Maritime businesses and professionals are being invited to hear the government and industry’s latest thinking on the future of the UK’s shipbuilding strategy at this year’s Society of Maritime Industries’ (SMI) annual conference, due to be held virtually on 16-17 March
The conference will hear from ministers, officials and leading industry figures, and will detail how government, business and academia have joined forces in the form of the Maritime Enterprise Working Group (MEWG) to help drive forward the recommendations of the 2016 Parker review.
The review by Sir John Parker, the veteran industrialist, led to the government’s national shipbuilding strategy, an industrial policy launched in 2017 aimed at recalibrating skills, capacity and competitiveness at UK shipyards.
The Society of Maritime Industries chief executive Tom Chant said the event, titled Building the future of the UK’s shipbuilding enterprise, will give maritime companies the opportunity to understand where government policy is heading after Prime Minister Boris Johnson pledged to “bring shipbuilding home”.
“This is a hugely significant moment for British shipbuilding and the supply chain,” said Mr Chant. “The conference is a must attend event for any business or professional keen to seize opportunities in the reinvigorated British shipbuilding and marine engineering sector.
“We will hear how the strategy is evolving following a rich picture exercise undertaken by the MEWG, engaging stakeholders across the enterprise to create a shared vision. We will examine the pipeline of work from all key programmes, which offer significant opportunities to UK industry over the next 15 years.”
“Importantly, we will hear how the thinking behind the strategy has grown in scope to include not only naval ships but all ships built for the UK Government. This includes commercial vessels such as ferries, research ships, workboats and amphibious craft.”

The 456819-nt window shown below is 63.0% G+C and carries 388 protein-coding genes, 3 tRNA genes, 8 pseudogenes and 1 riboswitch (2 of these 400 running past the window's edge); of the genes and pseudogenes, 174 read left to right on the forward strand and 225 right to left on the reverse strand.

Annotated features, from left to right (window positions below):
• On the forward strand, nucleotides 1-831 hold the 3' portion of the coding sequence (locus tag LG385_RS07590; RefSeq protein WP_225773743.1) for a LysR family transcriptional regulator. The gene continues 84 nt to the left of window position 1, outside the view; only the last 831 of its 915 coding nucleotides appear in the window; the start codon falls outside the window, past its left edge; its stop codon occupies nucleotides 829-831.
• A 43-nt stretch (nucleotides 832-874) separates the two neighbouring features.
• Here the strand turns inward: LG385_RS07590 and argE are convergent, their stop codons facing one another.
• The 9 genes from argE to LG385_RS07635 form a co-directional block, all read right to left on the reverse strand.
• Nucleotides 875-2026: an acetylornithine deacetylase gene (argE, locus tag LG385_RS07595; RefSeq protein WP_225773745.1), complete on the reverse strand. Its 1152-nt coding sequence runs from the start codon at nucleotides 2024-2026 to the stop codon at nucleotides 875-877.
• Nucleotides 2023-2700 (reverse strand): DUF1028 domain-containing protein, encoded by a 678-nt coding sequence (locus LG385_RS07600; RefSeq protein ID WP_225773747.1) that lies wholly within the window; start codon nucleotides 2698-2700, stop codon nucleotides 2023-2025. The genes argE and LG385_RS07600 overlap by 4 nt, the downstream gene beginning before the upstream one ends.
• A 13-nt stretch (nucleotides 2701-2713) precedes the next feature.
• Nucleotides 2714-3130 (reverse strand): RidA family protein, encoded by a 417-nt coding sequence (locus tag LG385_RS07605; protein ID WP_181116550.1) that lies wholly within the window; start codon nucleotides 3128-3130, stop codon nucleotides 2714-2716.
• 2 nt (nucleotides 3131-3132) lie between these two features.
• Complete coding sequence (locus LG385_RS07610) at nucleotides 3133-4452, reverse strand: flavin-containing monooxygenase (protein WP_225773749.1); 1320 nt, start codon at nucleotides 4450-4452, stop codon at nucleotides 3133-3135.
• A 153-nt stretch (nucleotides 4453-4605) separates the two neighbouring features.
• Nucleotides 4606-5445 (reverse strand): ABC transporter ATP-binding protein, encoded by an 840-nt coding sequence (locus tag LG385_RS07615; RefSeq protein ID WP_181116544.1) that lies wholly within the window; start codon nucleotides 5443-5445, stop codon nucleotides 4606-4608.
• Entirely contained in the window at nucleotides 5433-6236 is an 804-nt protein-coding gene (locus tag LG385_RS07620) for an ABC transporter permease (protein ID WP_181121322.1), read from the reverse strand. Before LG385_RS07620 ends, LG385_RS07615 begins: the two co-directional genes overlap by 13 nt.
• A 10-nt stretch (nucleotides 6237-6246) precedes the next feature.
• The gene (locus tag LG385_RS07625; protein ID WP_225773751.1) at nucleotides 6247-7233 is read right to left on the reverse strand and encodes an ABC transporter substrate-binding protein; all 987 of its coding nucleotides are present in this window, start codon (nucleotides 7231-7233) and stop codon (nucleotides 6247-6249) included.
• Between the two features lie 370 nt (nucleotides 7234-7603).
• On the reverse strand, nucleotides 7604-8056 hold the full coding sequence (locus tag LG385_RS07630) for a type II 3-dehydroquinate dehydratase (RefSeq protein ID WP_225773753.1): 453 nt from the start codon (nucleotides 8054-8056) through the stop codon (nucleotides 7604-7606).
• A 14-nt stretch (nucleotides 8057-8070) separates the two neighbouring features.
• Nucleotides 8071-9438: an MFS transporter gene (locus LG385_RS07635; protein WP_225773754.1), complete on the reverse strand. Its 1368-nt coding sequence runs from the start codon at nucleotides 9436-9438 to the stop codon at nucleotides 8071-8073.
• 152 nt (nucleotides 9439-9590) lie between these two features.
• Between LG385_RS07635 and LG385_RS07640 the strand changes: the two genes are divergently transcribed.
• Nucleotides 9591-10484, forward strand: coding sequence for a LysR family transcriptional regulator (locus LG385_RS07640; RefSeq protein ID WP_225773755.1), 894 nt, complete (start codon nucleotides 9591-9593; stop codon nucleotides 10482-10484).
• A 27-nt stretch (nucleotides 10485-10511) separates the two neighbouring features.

Mr Chant said the event will feature presentations from the Ministry of Defence, the Department for Transport, the Department for International Trade, the Department for Business, Energy & Industrial Strategy (BEIS) and the Royal Navy. He said they will be joined by leading industry figures from BAE Systems, BMT and double Olympic sailing champion Iain Percy, chief executive of Artemis Technologies.
The UK Minister for Maritime, Robert Courts MP, will examine the impact of digitalisation, decarbonisation and autonomy, while BEIS will look at the global offshore wind market whose capacity is expected to skyrocket to more than 234 GW by 2030 from 29.1 GW in 2019. The Minister for Exports, Graham Stuart MP, will speak about reinforcing British export success and help for SMEs.
Mr Chant said the event will reinforce just how ‘fundamental’ maritime is to the UK economy, offering substantial export and growth opportunities for British firms post Brexit.
“As an island nation we depend on the sea,” he said. ”The sector in the UK is growing and was worth £46.0Bn (US$64.5Bn) in GVA in 2017, up by £8.3Bn from 2010. Meanwhile, jobs are also up by 24,000 since 2010 to more than 220,000 jobs. We must build on our strengths in engineering and innovation through measures like the shipbuilding strategy, and boost our skills, businesses and infrastructure and catch the exports tradewind. The global maritime industry is expected to double in size from being worth US$1,500Bn in 2010 to US$3,000Bn by 2030. That is the breathtaking scale of the opportunity.”
Mr Chant said the conference will host a permanent portal for businesses to access digital content generated for the event, as well as the recent work of the Maritime Enterprise Working Group. It will further provide a forum for discussion and engagement on the National Shipbuilding Strategy. He said the platform will enable companies to highlight their role in the shipbuilding industry input into the National Shipbuilding Strategy.
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